I have been given this product as part of a product review through the Chronic Illness Bloggers network. Although the product was a gift, all opinions in this review remain my own and I was in no way influenced by the company.
PainKare is a FDA approved device aiming to use microcurrent biostimulation to promote self-healing at the source of pain by effectively healing the source rather than simply blocking pain signals. Microcurrent biostimulation uses extremely low bioelectrical waveforms over an area of pain to boost ATP (Adenosine triphosphate), protein synthesis, and cellular membrane transport.
PainKARE looks somewhat like a TENS device, but it’s different in that its goal is to induce self healing to impaired muscle, nerve, and tissue to stop the pain. TENS devices are designed to only block the pain.
I am fascinated by the technology in the PainKare device as it is completely new to me. PainKare tailors specific protocols to specific systems by monitoring the feedback that it receives. When you get your PainKare device, the package includes the following things:
In order to begin using the device you have to charge up the battery with the USB cord provided, so it’s fairly simple. I found that at best the battery would last me two treatments, sometimes it would only last through one. Since I’m not very good at remembering to charge my devices, oftentimes I would go to use the device and the battery would be dead. However, the battery does charge fairly quickly.
To start treatment you connect the electrodes to the device and then put the electrodes in the pain area, or one electrode on the pain spot and the other on the opposite side of the body. The PainKARE guide suggests the electrodes last five treatments, and I found that to be fairly accurate. Oftentimes the electrodes looked fine to me after 5 times, but I noticed the effectiveness did decrease with more use.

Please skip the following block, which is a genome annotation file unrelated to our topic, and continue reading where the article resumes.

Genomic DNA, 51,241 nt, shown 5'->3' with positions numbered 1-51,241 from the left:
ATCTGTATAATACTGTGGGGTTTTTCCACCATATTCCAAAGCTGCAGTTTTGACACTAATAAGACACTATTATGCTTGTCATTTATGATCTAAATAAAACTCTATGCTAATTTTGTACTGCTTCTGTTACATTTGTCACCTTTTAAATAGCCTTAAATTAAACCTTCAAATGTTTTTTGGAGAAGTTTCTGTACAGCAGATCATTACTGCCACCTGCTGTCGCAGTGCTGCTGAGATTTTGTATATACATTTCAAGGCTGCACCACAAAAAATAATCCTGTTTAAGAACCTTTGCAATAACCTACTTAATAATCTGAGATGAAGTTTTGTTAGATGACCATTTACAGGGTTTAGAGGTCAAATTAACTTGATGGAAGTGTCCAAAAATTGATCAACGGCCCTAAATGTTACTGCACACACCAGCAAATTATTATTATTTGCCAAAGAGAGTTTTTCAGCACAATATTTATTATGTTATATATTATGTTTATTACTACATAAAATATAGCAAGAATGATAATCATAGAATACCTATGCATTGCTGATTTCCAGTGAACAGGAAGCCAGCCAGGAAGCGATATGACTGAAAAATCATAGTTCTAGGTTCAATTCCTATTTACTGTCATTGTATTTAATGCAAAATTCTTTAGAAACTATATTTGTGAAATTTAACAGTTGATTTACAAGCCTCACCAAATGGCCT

When you begin a treatment, the timeline is as follows:
• Preloaded protocol runs up to 4 hours.
• Runs 2 to 8 hours, off and on, each day for first 5 days.
• Runs 2 to 4 hours every other day, after 5 days or 80% improved.
PainKARE does come with a very useful app, which I would recommend using. I could barely tell when my treatment started because it doesn’t vibrate like a TENS, but when I connected to the app I was able to see the progress I was making.
My personal experience with PainKare is that I had trouble finding a position where bioelectricity signal wasn’t interrupted. For example, here’s a screen shot of one of my sessions:
I had the electrodes on my back, and unless I was standing up or lying on my stomach I couldn’t get it to work. What I really wanted to do was sit down on my couch, or at least lay on my side, but I couldn’t do either. I was forced to lay on my stomach which is very uncomfortable on my back, the part of my body I was hurting in the first place. Additionally, the device can theoretically be worn in any situation, but I don’t see how it could be worn in public. The cords are fairly obvious, and because of the positioning of the electrodes I wasn’t even able to wear normal clothing while doing a treatment. Doing it at night would have been a good solution, except the signal was too often interrupted by my movements.
Overall I find microcurrent technology to be a fascinating development in treating pain, and I look forward to more development.
Have you ever tried microcurrent technology? What was your experience?